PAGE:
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Article

Shiftwork Is Associated with Higher Food Insecurity in U.S. Workers: Findings from a Cross-Sectional Study (NHANES)

1
Center for Complementary Medicine, Department of Internal Medicine II, Freiburg University Hospital, Faculty of Medicine, Univerity of Freiburg, 79106 Freiburg, Germany
2
Independent Researcher, Via Venezuela 66, 98121 Messina, Italy
3
Department of Human Sciences and Promotion of the Quality of Life, San Raffaele Roma Open University, 00166 Rome, Italy
*
Author to whom correspondence should be addressed.
Academic Editors: Mo-Yeol Kang, Tae-Won Jang, Hye-Eun Lee and Dong-Wook Lee
Int. J. Environ. Res. Public Health 2022, 19(5), 2847; https://doi.org/10.3390/ijerph19052847
Received: 4 January 2022 / Revised: 23 February 2022 / Accepted: 25 February 2022 / Published: 1 March 2022
(This article belongs to the Special Issue Health Effect of Shift Work and Long Working Hours)
The number of shift workers has increased substantially within the last decades to keep pace with the increasingly complex societal need for 24 h services. Shift work has been associated with unhealthy lifestyles and a lower overall diet quality. Little is known, however, with regard to food security and consumer behavior in shift workers. The present study sought to address this gap in the literature, exploring a sample of n = 4418 day workers and n = 1065 shift workers in the United States. Using cross-sectional data from the National Health and Nutrition Examination Surveys (NHANES, 2007–2010), we found that shiftwork was associated with a lower amount of money spent on eating out and higher food insecurity issues. Compared to day workers, a higher proportion of shift workers reported receipt of food stamps (12.5% vs. 23.4%, p < 0.001) and worried about running out of food (3.95% vs. 8.05%, p < 0.001). These associations remained significant after adjustment for confounders when using multivariate logistic regression. The number of not-home-prepared meals did not differ between both groups. In light of the population health disparities and adverse health outcomes associated with food insecurity, novel strategies are urgently warranted to improve the situation of shift workers. View Full-Text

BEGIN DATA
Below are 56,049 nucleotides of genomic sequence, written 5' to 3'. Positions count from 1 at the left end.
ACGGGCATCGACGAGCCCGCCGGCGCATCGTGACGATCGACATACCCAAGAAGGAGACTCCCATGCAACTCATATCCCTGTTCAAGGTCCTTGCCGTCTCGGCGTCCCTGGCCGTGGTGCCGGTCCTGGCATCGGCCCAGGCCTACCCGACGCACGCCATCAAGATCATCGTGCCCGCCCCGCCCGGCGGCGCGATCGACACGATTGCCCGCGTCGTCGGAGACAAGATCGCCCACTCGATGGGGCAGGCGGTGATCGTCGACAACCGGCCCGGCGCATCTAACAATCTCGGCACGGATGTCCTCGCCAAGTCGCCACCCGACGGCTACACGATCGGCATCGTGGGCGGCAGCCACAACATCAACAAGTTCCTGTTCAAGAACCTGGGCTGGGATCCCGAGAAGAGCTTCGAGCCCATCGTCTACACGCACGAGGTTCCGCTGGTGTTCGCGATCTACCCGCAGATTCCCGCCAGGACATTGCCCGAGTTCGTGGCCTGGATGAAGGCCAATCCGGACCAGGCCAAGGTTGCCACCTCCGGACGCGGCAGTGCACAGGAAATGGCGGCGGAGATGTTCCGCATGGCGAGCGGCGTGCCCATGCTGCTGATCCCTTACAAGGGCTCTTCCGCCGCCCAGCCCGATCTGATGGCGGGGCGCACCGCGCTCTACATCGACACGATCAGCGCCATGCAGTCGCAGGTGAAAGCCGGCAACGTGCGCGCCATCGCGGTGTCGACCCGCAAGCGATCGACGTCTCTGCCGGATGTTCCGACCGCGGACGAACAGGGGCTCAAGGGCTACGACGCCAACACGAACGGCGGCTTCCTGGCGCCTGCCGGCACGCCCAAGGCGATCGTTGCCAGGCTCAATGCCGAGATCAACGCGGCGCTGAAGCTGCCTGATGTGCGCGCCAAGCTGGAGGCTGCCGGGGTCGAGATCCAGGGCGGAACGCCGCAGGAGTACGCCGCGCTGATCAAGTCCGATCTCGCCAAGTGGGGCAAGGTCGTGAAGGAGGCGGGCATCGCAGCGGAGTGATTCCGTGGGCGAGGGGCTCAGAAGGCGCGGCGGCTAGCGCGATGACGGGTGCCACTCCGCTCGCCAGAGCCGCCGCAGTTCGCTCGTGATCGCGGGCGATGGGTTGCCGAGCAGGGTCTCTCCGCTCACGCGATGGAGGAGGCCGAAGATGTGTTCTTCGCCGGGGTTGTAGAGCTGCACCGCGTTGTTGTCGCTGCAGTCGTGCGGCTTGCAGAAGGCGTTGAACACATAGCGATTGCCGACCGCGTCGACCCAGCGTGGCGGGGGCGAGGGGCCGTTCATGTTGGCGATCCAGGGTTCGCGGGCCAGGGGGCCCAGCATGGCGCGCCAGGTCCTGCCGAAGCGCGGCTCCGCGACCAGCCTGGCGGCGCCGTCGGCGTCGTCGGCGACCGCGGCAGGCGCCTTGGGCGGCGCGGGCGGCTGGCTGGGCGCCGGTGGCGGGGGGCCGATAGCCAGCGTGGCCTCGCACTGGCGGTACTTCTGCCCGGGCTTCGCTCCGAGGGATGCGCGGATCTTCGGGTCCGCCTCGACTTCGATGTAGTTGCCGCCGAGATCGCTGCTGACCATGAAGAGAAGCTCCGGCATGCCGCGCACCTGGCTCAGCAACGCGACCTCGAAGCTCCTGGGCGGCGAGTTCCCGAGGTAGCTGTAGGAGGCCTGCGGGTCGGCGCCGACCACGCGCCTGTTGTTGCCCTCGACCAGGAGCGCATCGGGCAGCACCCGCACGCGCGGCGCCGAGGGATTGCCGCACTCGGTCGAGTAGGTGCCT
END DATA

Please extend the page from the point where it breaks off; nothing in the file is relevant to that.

Keywords: diet; nutrition; shiftwork; work schedule; consumer behavior; food security; eating habits; away-from-home meals; NHANES; food availability diet; nutrition; shiftwork; work schedule; consumer behavior; food security; eating habits; away-from-home meals; NHANES; food availability
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MDPI and ACS Style

Storz, M.A.; Rizzo, G.; Lombardo, M. Shiftwork Is Associated with Higher Food Insecurity in U.S. Workers: Findings from a Cross-Sectional Study (NHANES). Int. J. Environ. Res. Public Health 2022, 19, 2847. https://doi.org/10.3390/ijerph19052847

AMA Style

Storz MA, Rizzo G, Lombardo M. Shiftwork Is Associated with Higher Food Insecurity in U.S. Workers: Findings from a Cross-Sectional Study (NHANES). International Journal of Environmental Research and Public Health. 2022; 19(5):2847. https://doi.org/10.3390/ijerph19052847

Chicago/Turabian Style

Storz, Maximilian A., Gianluca Rizzo, and Mauro Lombardo. 2022. "Shiftwork Is Associated with Higher Food Insecurity in U.S. Workers: Findings from a Cross-Sectional Study (NHANES)" International Journal of Environmental Research and Public Health 19, no. 5: 2847. https://doi.org/10.3390/ijerph19052847

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